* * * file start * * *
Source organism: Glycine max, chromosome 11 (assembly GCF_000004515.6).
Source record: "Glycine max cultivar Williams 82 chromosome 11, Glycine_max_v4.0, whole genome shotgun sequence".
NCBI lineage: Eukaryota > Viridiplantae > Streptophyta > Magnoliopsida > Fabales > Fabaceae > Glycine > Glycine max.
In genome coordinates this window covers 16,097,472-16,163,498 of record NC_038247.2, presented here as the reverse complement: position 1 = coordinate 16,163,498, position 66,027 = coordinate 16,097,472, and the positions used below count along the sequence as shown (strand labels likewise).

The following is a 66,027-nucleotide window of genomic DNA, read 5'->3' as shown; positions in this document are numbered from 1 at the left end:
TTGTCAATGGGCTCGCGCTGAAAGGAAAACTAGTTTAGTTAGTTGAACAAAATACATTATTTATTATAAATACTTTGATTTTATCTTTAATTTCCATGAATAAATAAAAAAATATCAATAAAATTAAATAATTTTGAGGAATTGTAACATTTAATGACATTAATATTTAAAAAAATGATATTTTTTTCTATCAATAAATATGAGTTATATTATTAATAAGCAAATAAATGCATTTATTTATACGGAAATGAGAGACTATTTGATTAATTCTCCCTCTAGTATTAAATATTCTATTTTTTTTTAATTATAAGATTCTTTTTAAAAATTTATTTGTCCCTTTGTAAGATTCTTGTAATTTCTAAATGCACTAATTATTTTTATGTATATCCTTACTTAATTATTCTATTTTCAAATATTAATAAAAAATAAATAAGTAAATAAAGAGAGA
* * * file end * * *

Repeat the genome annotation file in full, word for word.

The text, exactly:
Source organism: Glycine max, chromosome 11 (assembly GCF_000004515.6).
Source record: "Glycine max cultivar Williams 82 chromosome 11, Glycine_max_v4.0, whole genome shotgun sequence".
NCBI lineage: Eukaryota > Viridiplantae > Streptophyta > Magnoliopsida > Fabales > Fabaceae > Glycine > Glycine max.
In genome coordinates this window covers 16,097,472-16,163,498 of record NC_038247.2, presented here as the reverse complement: position 1 = coordinate 16,163,498, position 66,027 = coordinate 16,097,472, and the positions used below count along the sequence as shown (strand labels likewise).

The following is a 66,027-nucleotide window of genomic DNA, read 5'->3' as shown; positions in this document are numbered from 1 at the left end:
TTGTCAATGGGCTCGCGCTGAAAGGAAAACTAGTTTAGTTAGTTGAACAAAATACATTATTTATTATAAATACTTTGATTTTATCTTTAATTTCCATGAATAAATAAAAAAATATCAATAAAATTAAATAATTTTGAGGAATTGTAACATTTAATGACATTAATATTTAAAAAAATGATATTTTTTTCTATCAATAAATATGAGTTATATTATTAATAAGCAAATAAATGCATTTATTTATACGGAAATGAGAGACTATTTGATTAATTCTCCCTCTAGTATTAAATATTCTATTTTTTTTTAATTATAAGATTCTTTTTAAAAATTTATTTGTCCCTTTGTAAGATTCTTGTAATTTCTAAATGCACTAATTATTTTTATGTATATCCTTACTTAATTATTCTATTTTCAAATATTAATAAAAAATAAATAAGTAAATAAAGAGAGA